Breck Crest run looms this Labor Day weekend |

Breck Crest run looms this Labor Day weekend

Janice Kurbjun
Runners participate in the 2016 Breck Crest running event. The 2020 race was hosted by Maverick Sports Promotions via a pre-marked course on which runners could record a time before submitting to Strava.
Photo from Summit Daily archivess

While many Summit County folk enjoy a barbecue and beer on Labor Day weekend, others will be trekking in the peaks of the Tenmile Range, racing for position or against their own personal best marathon, half-marathon and 10k times.

This year’s Breck Crest Mountain Marathon will mark 17 years of what local runners call the most quintessential Summit County sporting event.

“It’s a Breckenridge-style event in that it utilizes some of the most pristine and extreme terrain Summit County has to offer,” said race coordinator Jeff Westcott of Maverick Sports. “When you think about Breck, you think about nature, backcountry, the Tenmile Range, great skiing, great hiking, great biking. The Breck Crest is the premiere, big, one-day running race in Summit County.”

Marathoners and half-marathoners start up at 7:30 a.m., and 10k racers begin running at 7:45 Sunday. Overall winners in the marathon get cash prizes while first place in each age group for each event get medals.

It all starts and ends at the Riverwalk Center, with no changes in the course. Runners head past Beaver Run Resort and kick up the mountain on the Burro Trail. Competitors then scale the Tenmile, hitting a number of trails before a swift descent from the Peaks Trail down to the finish line at the Riverwalk.

“The Crest is just beautiful once you get on top of the Tenmile Range,” Westcott said. “It’s hard work getting there, but the views are rewarding. It’s a Breckenridge tradition.”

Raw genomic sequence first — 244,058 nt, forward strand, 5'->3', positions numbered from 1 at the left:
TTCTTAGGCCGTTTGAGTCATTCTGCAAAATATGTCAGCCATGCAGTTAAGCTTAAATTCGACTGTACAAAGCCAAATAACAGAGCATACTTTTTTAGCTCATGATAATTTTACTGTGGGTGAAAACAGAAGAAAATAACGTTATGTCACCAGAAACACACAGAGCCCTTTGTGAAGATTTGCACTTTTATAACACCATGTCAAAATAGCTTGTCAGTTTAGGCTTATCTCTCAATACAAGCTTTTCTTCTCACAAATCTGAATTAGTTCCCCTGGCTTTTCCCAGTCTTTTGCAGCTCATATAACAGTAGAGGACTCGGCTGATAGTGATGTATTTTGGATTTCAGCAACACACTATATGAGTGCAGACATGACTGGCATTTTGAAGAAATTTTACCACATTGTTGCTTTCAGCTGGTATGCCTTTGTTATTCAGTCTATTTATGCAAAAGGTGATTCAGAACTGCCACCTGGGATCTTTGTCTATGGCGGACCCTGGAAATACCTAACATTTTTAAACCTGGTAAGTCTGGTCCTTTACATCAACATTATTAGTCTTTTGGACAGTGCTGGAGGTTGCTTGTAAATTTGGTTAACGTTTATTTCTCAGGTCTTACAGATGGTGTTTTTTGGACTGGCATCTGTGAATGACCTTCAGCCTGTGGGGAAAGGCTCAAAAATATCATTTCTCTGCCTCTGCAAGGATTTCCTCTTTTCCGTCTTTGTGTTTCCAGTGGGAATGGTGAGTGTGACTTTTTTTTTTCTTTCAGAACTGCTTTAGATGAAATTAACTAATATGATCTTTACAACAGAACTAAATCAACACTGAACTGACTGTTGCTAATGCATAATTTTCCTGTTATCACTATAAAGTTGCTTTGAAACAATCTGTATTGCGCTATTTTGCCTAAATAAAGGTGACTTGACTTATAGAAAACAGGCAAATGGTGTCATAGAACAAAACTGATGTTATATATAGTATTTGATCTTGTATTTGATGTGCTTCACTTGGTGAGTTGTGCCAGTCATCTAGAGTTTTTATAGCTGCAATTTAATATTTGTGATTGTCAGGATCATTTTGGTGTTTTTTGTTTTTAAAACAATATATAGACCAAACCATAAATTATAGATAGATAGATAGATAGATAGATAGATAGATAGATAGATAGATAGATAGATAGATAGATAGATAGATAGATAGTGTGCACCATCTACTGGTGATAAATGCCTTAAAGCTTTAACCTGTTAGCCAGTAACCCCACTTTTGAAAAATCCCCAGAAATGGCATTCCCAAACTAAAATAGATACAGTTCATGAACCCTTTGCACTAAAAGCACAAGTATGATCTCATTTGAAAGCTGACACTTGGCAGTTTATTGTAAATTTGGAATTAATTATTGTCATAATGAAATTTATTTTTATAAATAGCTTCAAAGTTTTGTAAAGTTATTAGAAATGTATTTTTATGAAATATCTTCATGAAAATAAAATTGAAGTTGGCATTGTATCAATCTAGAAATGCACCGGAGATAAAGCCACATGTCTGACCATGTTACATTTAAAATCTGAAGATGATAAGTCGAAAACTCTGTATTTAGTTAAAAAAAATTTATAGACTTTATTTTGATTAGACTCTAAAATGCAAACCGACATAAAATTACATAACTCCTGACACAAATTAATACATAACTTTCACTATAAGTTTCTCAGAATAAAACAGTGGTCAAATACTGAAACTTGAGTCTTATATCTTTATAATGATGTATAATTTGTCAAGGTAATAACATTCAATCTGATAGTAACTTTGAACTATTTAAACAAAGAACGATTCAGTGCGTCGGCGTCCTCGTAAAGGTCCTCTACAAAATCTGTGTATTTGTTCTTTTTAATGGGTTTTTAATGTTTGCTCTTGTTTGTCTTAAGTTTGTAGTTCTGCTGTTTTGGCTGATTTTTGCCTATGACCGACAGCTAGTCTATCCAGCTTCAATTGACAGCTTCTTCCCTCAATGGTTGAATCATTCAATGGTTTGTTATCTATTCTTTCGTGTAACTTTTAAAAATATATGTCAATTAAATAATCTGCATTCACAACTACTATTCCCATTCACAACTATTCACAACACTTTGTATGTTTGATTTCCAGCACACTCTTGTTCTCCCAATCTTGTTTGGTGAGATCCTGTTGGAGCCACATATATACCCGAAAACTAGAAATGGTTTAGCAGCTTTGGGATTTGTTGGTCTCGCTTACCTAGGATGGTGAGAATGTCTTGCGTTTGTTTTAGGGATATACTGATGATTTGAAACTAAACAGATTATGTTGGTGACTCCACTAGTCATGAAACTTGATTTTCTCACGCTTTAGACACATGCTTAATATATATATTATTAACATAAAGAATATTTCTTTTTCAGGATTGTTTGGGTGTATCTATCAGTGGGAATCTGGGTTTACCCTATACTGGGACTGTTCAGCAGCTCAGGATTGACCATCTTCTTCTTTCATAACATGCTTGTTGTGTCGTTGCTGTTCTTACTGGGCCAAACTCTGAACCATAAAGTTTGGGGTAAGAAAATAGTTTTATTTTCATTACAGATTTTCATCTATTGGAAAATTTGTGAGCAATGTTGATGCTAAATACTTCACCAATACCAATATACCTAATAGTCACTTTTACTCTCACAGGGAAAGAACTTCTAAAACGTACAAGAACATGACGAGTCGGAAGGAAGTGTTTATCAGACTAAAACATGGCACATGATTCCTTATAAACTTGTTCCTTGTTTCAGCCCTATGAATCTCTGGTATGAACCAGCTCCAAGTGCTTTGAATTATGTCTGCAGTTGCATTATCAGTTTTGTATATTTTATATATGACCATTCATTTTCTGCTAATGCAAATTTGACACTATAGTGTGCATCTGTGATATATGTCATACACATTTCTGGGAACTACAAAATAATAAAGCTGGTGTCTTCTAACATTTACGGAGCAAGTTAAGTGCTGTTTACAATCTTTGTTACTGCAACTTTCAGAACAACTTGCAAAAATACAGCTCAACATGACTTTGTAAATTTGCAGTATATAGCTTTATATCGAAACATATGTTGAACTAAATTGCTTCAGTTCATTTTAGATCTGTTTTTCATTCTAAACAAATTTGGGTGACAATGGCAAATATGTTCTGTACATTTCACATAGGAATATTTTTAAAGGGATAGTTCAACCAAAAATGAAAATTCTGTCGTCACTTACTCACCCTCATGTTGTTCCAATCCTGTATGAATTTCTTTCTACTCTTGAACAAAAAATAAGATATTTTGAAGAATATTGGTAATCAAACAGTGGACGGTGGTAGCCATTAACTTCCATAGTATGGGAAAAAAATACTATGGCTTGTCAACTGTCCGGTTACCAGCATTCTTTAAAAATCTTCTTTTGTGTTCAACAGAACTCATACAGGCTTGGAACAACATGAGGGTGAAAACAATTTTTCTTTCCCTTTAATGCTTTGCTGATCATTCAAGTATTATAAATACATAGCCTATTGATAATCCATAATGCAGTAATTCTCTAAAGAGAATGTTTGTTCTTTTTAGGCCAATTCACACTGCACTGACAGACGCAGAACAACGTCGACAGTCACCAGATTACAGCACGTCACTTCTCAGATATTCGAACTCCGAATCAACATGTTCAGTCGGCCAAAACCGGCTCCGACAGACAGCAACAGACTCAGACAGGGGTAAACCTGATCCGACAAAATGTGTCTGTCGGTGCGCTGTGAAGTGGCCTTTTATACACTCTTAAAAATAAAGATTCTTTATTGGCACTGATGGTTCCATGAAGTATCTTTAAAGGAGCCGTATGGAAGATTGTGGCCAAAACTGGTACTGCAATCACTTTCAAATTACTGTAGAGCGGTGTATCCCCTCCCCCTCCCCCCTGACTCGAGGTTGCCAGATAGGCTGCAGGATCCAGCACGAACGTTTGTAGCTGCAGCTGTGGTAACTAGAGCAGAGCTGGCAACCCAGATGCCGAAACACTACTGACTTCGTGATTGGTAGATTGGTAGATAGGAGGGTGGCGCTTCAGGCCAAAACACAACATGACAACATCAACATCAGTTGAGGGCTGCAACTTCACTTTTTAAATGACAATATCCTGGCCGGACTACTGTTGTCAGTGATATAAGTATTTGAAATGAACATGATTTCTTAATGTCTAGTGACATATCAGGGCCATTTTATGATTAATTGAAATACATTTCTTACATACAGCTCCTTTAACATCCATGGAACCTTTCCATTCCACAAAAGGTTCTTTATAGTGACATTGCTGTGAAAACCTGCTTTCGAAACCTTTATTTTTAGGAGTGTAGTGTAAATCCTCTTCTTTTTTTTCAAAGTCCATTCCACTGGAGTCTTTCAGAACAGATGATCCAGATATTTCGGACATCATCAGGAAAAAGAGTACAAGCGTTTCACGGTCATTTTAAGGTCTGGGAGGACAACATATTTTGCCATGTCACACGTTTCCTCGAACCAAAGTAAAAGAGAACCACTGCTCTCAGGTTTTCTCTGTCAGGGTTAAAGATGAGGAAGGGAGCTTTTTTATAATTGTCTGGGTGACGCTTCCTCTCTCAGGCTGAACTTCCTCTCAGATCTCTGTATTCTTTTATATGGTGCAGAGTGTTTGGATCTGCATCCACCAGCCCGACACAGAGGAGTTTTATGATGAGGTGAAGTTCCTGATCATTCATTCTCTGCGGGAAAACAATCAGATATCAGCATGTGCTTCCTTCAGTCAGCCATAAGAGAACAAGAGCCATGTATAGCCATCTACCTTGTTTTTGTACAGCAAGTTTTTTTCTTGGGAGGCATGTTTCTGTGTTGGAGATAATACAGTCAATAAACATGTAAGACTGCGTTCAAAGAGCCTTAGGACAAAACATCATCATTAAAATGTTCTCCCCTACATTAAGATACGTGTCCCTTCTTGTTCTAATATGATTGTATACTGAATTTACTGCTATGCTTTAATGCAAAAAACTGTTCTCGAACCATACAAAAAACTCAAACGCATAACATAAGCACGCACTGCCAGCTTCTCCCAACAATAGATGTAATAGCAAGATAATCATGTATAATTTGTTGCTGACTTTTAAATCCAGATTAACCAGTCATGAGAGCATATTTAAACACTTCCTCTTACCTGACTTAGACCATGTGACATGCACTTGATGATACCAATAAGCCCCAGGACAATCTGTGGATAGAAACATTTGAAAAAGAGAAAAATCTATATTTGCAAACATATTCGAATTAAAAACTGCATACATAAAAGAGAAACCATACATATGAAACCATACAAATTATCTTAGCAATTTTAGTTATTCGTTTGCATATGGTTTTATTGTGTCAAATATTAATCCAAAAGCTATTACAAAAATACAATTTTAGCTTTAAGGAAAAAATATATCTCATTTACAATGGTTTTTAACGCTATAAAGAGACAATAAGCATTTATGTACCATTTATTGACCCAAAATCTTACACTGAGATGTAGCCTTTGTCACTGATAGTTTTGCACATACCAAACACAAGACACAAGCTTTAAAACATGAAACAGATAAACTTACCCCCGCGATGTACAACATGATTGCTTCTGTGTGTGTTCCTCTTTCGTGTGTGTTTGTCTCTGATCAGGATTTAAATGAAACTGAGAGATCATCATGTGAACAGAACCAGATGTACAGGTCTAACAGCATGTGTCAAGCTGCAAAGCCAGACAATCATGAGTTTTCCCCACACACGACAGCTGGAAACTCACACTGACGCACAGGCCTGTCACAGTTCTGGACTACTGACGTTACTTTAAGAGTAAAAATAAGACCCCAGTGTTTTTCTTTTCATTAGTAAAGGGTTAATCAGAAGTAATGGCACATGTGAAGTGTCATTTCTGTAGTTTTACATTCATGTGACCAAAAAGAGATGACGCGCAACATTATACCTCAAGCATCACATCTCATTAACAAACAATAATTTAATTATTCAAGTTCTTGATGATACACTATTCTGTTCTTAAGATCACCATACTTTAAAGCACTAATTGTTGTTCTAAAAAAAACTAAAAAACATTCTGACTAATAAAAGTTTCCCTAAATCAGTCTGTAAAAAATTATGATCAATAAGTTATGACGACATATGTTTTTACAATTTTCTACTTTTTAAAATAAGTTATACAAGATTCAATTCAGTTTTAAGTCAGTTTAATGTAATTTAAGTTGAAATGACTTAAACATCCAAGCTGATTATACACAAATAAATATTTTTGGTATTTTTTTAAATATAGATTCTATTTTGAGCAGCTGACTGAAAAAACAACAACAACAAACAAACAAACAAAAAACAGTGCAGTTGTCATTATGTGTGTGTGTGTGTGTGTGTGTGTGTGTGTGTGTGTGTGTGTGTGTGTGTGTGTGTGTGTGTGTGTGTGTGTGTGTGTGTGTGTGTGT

Although a normal marathon is 26.2 miles – and the Breck Crest offers a 23-mile version – Westcott said the shorter distance is more than sufficient.

“In a trail marathon, you don’t need to have the length set at 26.2, because of the difficulty,” Westcott told the Daily in 2009. “There’s a great deal of climbing, you’re above treeline, and it crosses over the Tenmile Range twice. It just doesn’t need to be any longer.”

It’s a race for serious marathoners as well as the individual who can make the cutoff time and just wants to finish. Like Sharon Crawford, whose absence this year will mark just two years she hasn’t attended the race. In her upper years, Crawford is pictured on the website enjoying the race.

Then there’s 28-year-old Nikki Arcieri, who has run the full marathon twice and the half-marathon twice. She’s back for more this year.

“It’s such a unique race in that it has so much vertical. It has something like 5,500 feet of climbing. The profile keeps it interesting, with two major climbs,” she said, adding, “The Burro Trail and Peaks Trail are beloved local trails to be on. … It has maintained this low-key sense about it, but it’s my favorite race of the whole year – and I do a lot of races.”

For Arcieri, despite sucking wind and trying to watch the clock to beat her own personal best time, the best part of the race is in the middle atop the Tenmile Range.

“You can see everything. It lends itself to spectacular views of the county and what’s on the other side,” she said. “It’s exclusively on singletrack, which is nice. It’s a greuling race. It’s definitely challenging. … You can only focus on the task at hand as you’re running. It has enough interest to keep you occupied.”

The tough race is put on with help from volunteers who haul food and water into remote aid stations, who Arcieri commended for their effort.

Day-of registration for all three races is available at the Riverwalk start/finish area, beginning at 6:30 a.m. For more information, visit

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